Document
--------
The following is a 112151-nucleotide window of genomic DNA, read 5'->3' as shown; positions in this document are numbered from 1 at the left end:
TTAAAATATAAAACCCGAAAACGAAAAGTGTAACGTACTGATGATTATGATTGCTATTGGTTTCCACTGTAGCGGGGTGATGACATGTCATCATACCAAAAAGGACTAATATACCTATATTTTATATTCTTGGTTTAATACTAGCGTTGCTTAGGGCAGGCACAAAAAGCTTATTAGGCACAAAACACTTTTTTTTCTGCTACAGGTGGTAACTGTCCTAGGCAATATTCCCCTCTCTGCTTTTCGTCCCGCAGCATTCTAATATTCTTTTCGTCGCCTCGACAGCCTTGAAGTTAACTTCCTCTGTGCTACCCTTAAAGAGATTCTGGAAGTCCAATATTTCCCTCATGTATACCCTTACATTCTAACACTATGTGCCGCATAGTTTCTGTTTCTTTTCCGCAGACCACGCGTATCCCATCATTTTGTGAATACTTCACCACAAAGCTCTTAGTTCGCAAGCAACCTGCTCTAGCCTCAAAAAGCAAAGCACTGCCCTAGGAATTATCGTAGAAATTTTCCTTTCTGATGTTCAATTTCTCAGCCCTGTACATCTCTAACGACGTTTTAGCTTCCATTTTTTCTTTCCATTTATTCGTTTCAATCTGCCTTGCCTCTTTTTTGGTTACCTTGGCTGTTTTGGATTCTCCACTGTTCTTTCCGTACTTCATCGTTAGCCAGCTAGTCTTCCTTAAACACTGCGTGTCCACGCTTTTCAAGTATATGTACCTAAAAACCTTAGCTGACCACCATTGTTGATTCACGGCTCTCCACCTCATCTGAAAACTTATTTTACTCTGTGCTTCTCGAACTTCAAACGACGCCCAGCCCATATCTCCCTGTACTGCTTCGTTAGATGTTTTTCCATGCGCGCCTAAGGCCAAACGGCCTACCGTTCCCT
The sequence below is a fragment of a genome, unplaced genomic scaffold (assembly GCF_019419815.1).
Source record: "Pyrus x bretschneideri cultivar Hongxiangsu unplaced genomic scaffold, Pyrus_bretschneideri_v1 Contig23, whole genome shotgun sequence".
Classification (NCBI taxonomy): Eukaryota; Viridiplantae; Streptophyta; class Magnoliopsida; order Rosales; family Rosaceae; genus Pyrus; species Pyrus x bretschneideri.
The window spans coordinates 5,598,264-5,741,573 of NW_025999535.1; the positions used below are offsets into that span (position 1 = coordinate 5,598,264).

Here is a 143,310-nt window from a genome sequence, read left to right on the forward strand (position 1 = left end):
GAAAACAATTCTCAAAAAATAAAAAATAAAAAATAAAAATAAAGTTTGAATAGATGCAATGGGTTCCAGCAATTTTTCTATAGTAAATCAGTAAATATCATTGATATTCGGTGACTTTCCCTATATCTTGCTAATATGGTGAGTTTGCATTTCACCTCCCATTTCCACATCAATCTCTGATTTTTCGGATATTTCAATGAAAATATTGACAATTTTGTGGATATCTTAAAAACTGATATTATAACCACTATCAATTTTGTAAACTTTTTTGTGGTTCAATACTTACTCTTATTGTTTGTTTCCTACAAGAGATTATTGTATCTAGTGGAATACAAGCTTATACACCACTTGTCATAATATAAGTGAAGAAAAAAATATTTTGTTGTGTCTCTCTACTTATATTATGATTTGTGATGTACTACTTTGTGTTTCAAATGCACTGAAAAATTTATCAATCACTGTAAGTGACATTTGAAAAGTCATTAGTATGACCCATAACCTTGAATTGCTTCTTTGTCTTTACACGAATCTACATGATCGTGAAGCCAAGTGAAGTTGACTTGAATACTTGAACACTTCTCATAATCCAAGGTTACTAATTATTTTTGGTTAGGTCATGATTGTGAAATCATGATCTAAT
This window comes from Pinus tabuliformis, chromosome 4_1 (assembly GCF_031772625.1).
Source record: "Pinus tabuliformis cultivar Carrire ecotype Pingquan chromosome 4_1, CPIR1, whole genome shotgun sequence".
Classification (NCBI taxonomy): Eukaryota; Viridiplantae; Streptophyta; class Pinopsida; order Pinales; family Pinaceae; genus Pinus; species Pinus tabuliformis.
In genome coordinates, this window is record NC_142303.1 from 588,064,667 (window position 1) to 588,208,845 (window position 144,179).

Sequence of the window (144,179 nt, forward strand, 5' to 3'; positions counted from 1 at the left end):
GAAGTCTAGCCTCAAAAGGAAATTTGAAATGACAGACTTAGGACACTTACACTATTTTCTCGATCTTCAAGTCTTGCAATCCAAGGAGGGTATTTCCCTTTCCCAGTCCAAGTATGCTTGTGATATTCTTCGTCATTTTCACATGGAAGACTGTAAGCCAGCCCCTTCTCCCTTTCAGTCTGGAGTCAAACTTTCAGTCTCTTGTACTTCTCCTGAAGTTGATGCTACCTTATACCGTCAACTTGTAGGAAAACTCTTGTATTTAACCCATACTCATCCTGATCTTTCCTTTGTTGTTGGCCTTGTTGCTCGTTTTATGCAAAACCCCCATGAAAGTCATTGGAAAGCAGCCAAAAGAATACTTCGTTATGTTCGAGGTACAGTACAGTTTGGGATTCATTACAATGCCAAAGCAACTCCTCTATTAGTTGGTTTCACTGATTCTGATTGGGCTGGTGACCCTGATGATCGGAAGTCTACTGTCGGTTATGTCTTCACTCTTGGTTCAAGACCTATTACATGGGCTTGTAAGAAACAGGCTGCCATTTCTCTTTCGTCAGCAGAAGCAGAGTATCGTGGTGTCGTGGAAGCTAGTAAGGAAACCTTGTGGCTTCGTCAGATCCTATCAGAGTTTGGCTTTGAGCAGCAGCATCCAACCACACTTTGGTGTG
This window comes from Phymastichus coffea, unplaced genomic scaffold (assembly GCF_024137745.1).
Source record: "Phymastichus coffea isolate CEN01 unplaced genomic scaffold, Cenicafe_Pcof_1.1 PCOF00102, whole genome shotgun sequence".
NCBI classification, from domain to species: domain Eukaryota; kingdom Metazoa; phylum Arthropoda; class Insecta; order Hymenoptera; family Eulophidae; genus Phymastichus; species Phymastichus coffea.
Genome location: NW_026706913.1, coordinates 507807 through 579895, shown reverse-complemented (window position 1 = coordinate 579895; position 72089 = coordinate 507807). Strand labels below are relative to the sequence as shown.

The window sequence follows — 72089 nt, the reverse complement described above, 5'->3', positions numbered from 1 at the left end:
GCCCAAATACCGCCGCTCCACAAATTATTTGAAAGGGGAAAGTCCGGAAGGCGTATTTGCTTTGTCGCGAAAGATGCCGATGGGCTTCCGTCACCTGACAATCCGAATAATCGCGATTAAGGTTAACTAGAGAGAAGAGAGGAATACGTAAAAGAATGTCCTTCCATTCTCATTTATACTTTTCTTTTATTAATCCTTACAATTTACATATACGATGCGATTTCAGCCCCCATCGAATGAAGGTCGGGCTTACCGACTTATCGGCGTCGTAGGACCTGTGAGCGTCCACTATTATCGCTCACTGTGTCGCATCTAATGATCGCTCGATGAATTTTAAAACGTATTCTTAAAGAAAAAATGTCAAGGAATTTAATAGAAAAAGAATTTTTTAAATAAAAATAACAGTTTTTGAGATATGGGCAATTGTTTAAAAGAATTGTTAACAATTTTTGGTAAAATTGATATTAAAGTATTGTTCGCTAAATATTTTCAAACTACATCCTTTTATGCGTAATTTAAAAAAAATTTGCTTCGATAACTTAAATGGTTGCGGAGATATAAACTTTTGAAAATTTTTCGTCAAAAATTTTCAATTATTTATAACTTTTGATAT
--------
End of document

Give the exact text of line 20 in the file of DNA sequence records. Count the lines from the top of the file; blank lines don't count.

GCCCAAATACCGCCGCTCCACAAATTATTTGAAAGGGGAAAGTCCGGAAGGCGTATTTGCTTTGTCGCGAAAGATGCCGATGGGCTTCCGTCACCTGACAATCCGAATAATCGCGATTAAGGTTAACTAGAGAGAAGAGAGGAATACGTAAAAGAATGTCCTTCCATTCTCATTTATACTTTTCTTTTATTAATCCTTACAATTTACATATACGATGCGATTTCAGCCCCCATCGAATGAAGGTCGGGCTTACCGACTTATCGGCGTCGTAGGACCTGTGAGCGTCCACTATTATCGCTCACTGTGTCGCATCTAATGATCGCTCGATGAATTTTAAAACGTATTCTTAAAGAAAAAATGTCAAGGAATTTAATAGAAAAAGAATTTTTTAAATAAAAATAACAGTTTTTGAGATATGGGCAATTGTTTAAAAGAATTGTTAACAATTTTTGGTAAAATTGATATTAAAGTATTGTTCGCTAAATATTTTCAAACTACATCCTTTTATGCGTAATTTAAAAAAAATTTGCTTCGATAACTTAAATGGTTGCGGAGATATAAACTTTTGAAAATTTTTCGTCAAAAATTTTCAATTATTTATAACTTTTGATAT